Donating physical items can take a considerable amount of time to research the best place to receive your old family diaries and then deliver your items. Don’t procrastinate making the decisions necessary to pass on our items, even if you’re going to keep them for a while.
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5. Digitize the Diary
Now, let’s take preservation up a notch. While preserving the physical item is essential, providing access to the item to many is something worth considering.
When numerous family members have access to the old family journals, they can benefit more than one person hoarding them in their home. Digitizing the diaries can accomplish this goal.
This task also creates a second layer of preservation. If the physical item is ever damaged beyond repair, you and others can have a digital copy of the personal writings of your ancestors.
The American Library Association provides several tips for preserving diaries.
You’ll want to remove the journal from the archival storage. Then, attempt to turn the pages.
If they are easy to open, you can scan the book on a flatbed scanner.
If the book is hard to open, take digital pictures.
If you do not have access to scanners, reach out to your local genealogy library or FamilySearch Center that might have such equipment.
Next, capture the highest resolution possible and save the files as TIFs rather than JPGs.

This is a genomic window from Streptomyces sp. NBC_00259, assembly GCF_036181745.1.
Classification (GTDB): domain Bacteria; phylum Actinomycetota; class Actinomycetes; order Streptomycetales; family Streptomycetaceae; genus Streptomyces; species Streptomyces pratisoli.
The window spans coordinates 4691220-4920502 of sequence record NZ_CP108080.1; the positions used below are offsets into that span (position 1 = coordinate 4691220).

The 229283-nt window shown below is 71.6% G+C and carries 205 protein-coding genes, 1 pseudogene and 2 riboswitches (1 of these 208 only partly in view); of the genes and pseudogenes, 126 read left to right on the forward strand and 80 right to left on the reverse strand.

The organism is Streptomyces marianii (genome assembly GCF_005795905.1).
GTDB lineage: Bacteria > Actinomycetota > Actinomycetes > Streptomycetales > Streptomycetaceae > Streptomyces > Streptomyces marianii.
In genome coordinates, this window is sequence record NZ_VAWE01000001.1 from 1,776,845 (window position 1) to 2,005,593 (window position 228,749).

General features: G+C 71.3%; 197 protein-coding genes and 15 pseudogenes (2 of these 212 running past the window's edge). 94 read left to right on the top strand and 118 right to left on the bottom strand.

For instance, many images on your phone or digital camera have a 300 DPI resolution.
For the diary, strive for a minimum of 600 DPI.
Be aware that TIF files at a high resolution take up a lot of digital storage. You’ll want to use external hard drives and/or online storage such as Dropbox to handle these files.
After digitizing all the pages, create one file with all the images. You can share this digital file in several places. I will tell you those a little later, so stick around.
Once you have digitized the book, you can place the journal back in the storage box and not open it except for rare occasions.
6. Transcribe the Handwriting
Thus far, all of the previous steps have preserved the physical journals. But have you considered making the journals more enjoyable and approachable?
To step up your connections to these journals, consider transcribing handwriting genealogy documents.
However, transcribing these documents is a labor of love and time-consuming. Therefore, this is one time that you should consider getting help.
Reach out to family members and others looking for genealogy service opportunities to help transcribe these important items. The more interesting and historically significant the diaries, the more non-family members might be willing to help.
In the end, you might end up with a transcribed journal similar to this one for Eugénie de Guérin.